Silent Hill composer tunes into perfect sound
Date published: 2010.03.11
GDC 2010: Akira Yamaoka of Grasshopper Manufacture discusses how the human brain works and what techniques are effective when creating a memorable audio experience.
Who Was There: Akira Yamaoka, who is best known for his music in the Silent Hill series, leveraged his 20 years of experience in video game production to discuss audio design in games from a producer's perspective. He has worked not only as a composer, but also as a sound designer, sound director, and producer. Having recently left longtime employer Konami, Yamaoka is currently working with Suda51 on a new game at Grasshopper Manufacture that will be published by EA Partners.
What They Talked About: Yamaoka's 2010 Game Developers Conference session began with a few slides that highlighted some facts of Japan, including the number of islands (6,852) and coastal line (comparable to that of Australia). Yamaoka wanted go over his background and heritage because the kind of attention to detail that is part of the Japanese culture ties in closely to what he ultimately strives for: perfection.
"We care about details. That's the culture," he said through a translator. "We are married to perfection, to details. I hope that links with the world of games."
Yamaoka wanted to be a designer after entering the world of computer games. Computer graphics were still considered new at the time, and his original goal was to focus on graphics but then switched after he bought a PC.
"I wasn't very serious and was having fun," he explained. "I discovered that with a computer, you can compose music, so I switched to [make] computer music instead of computer graphics."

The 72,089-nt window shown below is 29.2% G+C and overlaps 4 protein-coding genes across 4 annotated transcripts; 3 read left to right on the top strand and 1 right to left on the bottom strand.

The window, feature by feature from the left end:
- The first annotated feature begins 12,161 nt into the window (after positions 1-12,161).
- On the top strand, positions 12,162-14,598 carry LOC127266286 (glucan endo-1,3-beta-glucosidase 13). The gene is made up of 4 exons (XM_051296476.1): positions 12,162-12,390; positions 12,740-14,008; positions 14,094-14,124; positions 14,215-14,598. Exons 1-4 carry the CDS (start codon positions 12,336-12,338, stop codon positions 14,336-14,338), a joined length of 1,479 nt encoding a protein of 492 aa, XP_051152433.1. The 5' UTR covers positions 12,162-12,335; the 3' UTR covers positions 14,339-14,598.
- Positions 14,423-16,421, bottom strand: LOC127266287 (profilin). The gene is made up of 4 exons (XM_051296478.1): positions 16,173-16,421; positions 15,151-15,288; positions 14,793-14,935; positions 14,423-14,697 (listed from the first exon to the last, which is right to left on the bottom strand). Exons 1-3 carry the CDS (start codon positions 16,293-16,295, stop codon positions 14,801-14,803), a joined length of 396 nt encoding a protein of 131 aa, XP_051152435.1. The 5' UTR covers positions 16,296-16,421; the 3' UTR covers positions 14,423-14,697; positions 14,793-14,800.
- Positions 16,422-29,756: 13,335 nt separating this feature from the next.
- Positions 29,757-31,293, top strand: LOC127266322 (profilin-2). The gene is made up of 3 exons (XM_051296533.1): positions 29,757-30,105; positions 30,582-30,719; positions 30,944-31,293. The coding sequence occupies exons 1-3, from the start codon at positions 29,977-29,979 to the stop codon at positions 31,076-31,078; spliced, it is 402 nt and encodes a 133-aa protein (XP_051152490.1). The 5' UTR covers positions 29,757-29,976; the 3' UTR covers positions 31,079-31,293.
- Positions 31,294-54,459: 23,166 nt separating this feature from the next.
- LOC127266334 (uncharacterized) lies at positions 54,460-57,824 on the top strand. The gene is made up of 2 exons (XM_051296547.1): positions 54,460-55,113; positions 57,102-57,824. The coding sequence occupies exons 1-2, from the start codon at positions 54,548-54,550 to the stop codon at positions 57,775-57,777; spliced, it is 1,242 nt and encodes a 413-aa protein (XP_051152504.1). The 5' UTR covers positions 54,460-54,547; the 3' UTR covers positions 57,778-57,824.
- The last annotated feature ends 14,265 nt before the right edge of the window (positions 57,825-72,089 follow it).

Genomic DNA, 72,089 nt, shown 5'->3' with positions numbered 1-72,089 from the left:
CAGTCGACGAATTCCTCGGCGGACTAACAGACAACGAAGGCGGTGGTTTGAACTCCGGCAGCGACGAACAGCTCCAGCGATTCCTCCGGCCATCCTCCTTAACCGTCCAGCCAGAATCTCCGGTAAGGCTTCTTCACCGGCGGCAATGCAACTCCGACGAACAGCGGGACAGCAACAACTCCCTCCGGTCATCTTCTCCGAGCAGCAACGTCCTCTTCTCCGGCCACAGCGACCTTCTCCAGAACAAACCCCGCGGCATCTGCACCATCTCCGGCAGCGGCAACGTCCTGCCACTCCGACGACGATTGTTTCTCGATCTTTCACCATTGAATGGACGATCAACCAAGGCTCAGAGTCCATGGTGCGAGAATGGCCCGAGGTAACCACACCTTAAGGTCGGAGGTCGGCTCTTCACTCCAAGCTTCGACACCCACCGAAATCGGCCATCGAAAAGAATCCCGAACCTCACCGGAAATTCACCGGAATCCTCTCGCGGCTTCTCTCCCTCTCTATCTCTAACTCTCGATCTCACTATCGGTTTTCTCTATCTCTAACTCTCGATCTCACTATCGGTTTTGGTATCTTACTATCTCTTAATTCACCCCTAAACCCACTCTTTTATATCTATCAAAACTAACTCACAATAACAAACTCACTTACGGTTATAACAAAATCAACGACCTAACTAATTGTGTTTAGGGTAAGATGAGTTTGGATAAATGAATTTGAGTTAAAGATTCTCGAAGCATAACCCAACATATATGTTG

Currently, Yamaoka uses MAX/MSP to compose, but the interface wasn't as accessible 20 years ago. He says that nowadays, anyone can create music, but for him it's a matter of going beyond that. Comparisons were made to film, but he stated that drama films don't have the same interactive communication that video games do.
The composer went on to discuss how humans rely on visuals for stimulation but what he wanted to do was find a way to stimulate or "tickle" a player's emotion with sound. Because humans have other senses as well, he hoped that later down the road, gamers can be "tickled" by taste and scents as well.
Yamaoka's theory for controlling a person's emotions is based around psychology. He explained how humans feel unstable when they turn clockwise and that there's a psychological uncertainty there. Understanding what humans naturally fear is something that is used in games to create anxiety.
Having worked on the Silent Hill series since its inception, Yamaoka talked about how he would bring in sound three frames ahead to induce intensity or anxiety. The opposite would result when audio comes after the visual cues, which instead provide security and comfort.
Contrasting sounds also leave a lasting impression on a listener. An example that he used was to introduce a beautiful piano melody, followed by a frightening sound. Each sound becomes more vivid and the same trick is used in visuals as well.
Based on Yamaoka's audio research, he explained that when the brain hears a sound that is followed by silence, the sound remains even after it has been cut off, which leaves a powerful impact on the listener.
"It's the lack of sound that impresses humans more than the beautiful music," he said.
The final part of Yamaoka's talk was focused on the MAX audio software and how simple it was for him to use when composing and creating sounds. To demonstrate, he brought out his electric guitar and played for several minutes.
At the end of the presentation, he left the audience with a quote from his favorite architect, Ludwig Mies van der Rohe, who said, "God is in the detail of the arts." He feels that to achieve what he wants, it's in the details and through that, originality and uniqueness can be delivered.
Quote: "God is in the detail of the arts."--Akira Yamaoka, quote originally by famous architect Ludwig Mies van der Rohe.
Takeaway: Silence can often be more effective than noise, depending on how it is used. Understanding how humans digest and process sound can help audio designers create something that is more powerful and memorable.